The iPhone is praised (rightly so) for its fit-and-finish. But glitches happen on the iPhone too. I went back to check on something a few weeks ago and the iPhone browser kept dying and kicking me back out to the home screen. Overall, I would still rate the iPhone higher on fit and finish, and the iPhone is simpler for a non-tech-savvy person to understand. But polish and simplicity aren’t the most important things to me as a phone user. I want maximum functionality, and the velocity of Android in that area has been staggering. Going from the G1 to the Nexus One in about a year is amazing. I can’t wait to see what new things show up in Android.

Ultimately though, what matters the most to me is control. I have a simple rule of thumb, which is that I don’t put data somewhere that I can’t get it back. That’s the reason that I didn’t buy songs in iTunes, purchase ebooks for the Amazon Kindle, or really log into Facebook at all. It’s also the reason that I recently switched my computer from Microsoft Windows to Ubuntu Linux. With Android, I feel like I have more control. It’s pretty easy to write your own programs for free. My contacts and calendar and email are sync’ed with Google, which lets me easily export that data. I can put widgets or folders or whatever I want on my phone’s home screen. And yes, I could install an app to wobble pictures if I wanted to. Why? Because phones are increasingly mini-computers with a phone attached, and I should be allowed to run the programs I want on my own computer.

I could ramble on about the iPhone compared the Nexus One (both really are great phones in different ways), but I’ll wrap up this post. But my 30 days with no iPhone is going so well that last week I started a new 30 day challenge. My new 30 day challenge is reducing my sugar consumption. I won’t be able to get to 0% sugar (even A1 steak sauce has sugar as an ingredient?!?), but I’m trying to stop eating sugar, candy, Splenda, and anything with sugar as a primary ingredient, even (sob) yogurt. You have to understand, I love yogurt. Wish me luck: only 27 more days to go. Sigh.

Finding the best cell phone carrier

Okay, someone tell me if this device exists (or build it!). I want a device where I can pay $10-15 to get a gadget in the mail. The gadget would sit in my pocket for a week wherever I go. The device would record cell phone signal strength for each of the four major U.S. carriers every few seconds. After a week or so, the device would deliver the verdict on which cell phone carrier would have the strongest signal for me. Then I could mail the device back so someone else could use it — sort of a Netflix-like model to temporarily borrow this device.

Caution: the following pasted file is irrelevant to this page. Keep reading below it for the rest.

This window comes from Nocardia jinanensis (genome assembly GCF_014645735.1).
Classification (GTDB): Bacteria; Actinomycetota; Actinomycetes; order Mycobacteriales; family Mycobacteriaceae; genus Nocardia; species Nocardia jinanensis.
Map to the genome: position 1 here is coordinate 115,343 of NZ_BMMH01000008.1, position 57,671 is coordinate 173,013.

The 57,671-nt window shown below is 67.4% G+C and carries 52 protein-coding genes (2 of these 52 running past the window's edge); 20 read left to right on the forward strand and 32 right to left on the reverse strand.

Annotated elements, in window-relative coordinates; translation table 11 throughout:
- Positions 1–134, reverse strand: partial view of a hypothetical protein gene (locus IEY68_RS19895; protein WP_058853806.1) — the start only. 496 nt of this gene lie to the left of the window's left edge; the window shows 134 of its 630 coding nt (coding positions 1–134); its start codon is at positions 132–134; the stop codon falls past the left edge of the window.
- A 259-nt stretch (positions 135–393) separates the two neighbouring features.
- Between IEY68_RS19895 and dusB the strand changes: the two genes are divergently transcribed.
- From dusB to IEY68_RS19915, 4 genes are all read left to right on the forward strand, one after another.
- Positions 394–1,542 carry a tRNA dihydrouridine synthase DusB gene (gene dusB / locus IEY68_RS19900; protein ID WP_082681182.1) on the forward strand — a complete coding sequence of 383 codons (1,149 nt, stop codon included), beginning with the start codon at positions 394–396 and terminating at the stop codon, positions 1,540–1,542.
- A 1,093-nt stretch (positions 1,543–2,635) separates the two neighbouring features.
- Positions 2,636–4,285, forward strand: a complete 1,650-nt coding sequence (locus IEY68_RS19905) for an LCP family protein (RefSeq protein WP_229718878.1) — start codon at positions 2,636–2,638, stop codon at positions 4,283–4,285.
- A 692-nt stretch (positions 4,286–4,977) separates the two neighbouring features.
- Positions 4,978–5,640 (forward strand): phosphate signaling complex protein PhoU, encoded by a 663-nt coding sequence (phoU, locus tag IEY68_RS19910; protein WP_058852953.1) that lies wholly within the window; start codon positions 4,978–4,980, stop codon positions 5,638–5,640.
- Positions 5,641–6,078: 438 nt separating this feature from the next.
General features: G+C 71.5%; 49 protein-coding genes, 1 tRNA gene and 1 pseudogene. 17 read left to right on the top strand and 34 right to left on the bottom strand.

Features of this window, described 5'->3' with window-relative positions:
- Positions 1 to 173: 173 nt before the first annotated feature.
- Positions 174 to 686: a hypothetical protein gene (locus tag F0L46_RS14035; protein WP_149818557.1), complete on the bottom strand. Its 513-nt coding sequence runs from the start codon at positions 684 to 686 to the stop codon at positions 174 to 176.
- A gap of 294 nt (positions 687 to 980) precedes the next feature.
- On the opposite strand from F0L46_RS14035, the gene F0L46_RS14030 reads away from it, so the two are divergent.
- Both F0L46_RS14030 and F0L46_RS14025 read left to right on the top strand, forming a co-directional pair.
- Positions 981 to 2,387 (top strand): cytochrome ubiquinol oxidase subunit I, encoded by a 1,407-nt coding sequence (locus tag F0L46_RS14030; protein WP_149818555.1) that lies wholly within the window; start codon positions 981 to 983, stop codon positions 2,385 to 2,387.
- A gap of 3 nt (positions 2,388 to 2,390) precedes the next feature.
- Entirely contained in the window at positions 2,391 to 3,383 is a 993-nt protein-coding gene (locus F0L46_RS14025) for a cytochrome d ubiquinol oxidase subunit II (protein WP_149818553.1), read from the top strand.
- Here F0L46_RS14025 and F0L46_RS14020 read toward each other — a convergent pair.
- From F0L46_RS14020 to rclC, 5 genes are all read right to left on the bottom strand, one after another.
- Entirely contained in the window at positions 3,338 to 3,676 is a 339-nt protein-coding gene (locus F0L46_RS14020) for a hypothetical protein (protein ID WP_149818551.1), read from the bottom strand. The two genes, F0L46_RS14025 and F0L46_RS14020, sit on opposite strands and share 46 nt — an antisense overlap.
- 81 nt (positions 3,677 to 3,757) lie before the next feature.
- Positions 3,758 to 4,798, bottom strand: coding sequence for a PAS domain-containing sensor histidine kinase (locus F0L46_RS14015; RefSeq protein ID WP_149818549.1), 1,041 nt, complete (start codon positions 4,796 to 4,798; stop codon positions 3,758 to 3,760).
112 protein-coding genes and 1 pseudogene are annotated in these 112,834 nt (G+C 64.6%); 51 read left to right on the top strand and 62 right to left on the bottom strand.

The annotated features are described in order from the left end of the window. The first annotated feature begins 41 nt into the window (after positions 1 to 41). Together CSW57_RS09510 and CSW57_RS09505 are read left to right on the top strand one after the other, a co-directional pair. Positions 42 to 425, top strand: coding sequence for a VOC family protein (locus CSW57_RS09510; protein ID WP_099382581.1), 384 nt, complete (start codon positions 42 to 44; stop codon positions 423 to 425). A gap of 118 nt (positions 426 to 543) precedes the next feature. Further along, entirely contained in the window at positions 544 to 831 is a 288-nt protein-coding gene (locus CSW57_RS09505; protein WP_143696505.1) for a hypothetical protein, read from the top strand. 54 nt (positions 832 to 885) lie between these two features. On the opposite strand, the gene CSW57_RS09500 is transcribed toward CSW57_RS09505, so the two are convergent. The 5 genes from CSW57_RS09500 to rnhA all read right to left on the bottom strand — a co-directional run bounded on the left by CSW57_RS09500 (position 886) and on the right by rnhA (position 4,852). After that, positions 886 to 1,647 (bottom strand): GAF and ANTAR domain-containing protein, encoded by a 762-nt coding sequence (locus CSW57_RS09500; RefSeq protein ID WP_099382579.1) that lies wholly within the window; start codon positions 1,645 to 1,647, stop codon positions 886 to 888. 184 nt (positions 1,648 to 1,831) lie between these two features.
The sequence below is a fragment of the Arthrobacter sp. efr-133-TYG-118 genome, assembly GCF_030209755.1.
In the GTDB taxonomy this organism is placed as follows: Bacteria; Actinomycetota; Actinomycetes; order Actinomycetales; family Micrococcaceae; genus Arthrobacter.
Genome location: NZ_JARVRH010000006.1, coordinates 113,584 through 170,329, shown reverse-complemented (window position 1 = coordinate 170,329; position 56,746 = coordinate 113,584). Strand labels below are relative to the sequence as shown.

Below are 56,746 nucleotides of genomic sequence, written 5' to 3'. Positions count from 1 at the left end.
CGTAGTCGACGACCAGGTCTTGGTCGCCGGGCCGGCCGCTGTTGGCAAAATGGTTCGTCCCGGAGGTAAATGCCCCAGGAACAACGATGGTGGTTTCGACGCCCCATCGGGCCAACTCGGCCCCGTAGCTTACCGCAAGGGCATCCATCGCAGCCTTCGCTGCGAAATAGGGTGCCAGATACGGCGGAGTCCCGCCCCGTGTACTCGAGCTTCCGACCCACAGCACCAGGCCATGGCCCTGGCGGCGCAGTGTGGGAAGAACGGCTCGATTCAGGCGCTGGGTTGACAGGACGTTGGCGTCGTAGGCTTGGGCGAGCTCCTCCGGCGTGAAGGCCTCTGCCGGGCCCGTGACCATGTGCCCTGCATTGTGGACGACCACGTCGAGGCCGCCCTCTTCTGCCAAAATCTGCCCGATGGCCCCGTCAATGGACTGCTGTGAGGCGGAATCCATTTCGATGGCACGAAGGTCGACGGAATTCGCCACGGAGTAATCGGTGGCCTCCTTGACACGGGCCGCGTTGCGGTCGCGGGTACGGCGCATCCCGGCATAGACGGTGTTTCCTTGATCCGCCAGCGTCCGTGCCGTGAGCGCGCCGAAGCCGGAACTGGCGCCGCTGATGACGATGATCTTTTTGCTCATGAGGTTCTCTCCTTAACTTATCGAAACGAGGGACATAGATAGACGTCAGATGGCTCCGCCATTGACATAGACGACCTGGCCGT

At any point, I could go to a web page to view a map of where I’d been. The page would show a “heat map” of signal strength for each carrier or frequency band. Maybe I could also slice/dice by time or see the total number of readings in each location. I’m pretty sure you could rig this up out of 2-3 cell phones running Android in the worst case.

So far, I’ve found:

Android

- RF Signal Tracker is a nice app to collect and map signal strength data. It looks like it can upload to OpenCellID, which is a project to create an open database of cell IDs (numbers that correspond to cells).
- Antennas is a pretty cool free app to show you nearby antennas and signal strength. It can even export some data in KML for use with Google Maps/Earth, but it doesn’t seem to make a heat map that could be easily grokked.
- Sensorly has a free Android app, but they seem to want you to pay to zoom in closer than city level. I’m willing to do that, but didn’t see the for-pay addon in the Android Market.

iPhone

- I also found an iPhone app called Signals that will continuously collect signal data and upload it.
- AT&T offers an iPhone app called Mark the Spot to report dropped calls, no coverage, etc. I have to admit that I don’t understand why this is manual though. Personally, I’d want my phone to ping my carrier with its location every time the phone dropped a call.

Web

- SignalMap is a website to (manually!) submit the number of bars for a location. It doesn’t appear to have any mobile app to back it up. Likewise, Dead Cell Zones and Got Reception? appear to rely on manual reports. I don’t think manual reports is the best way to tackle cell phone coverage maps though — you really want an app for this.
- http://www.cellreception.com/ has the standard manual reports data, but also will map the location of cell phone towers based on the location of cell phone towers registered with the FCC.
- Root Wireless powers the cell phone signal strength maps that CNET uses, but I didn’t see any apps I could download or install on a phone. I registered to be a beta tester a long time ago, but no one ever contacted me.

That’s what I could find. Do you know of any good Android (or iPhone) programs to collect, map, or upload cell phone strength measurements? If so, let me know in the comments.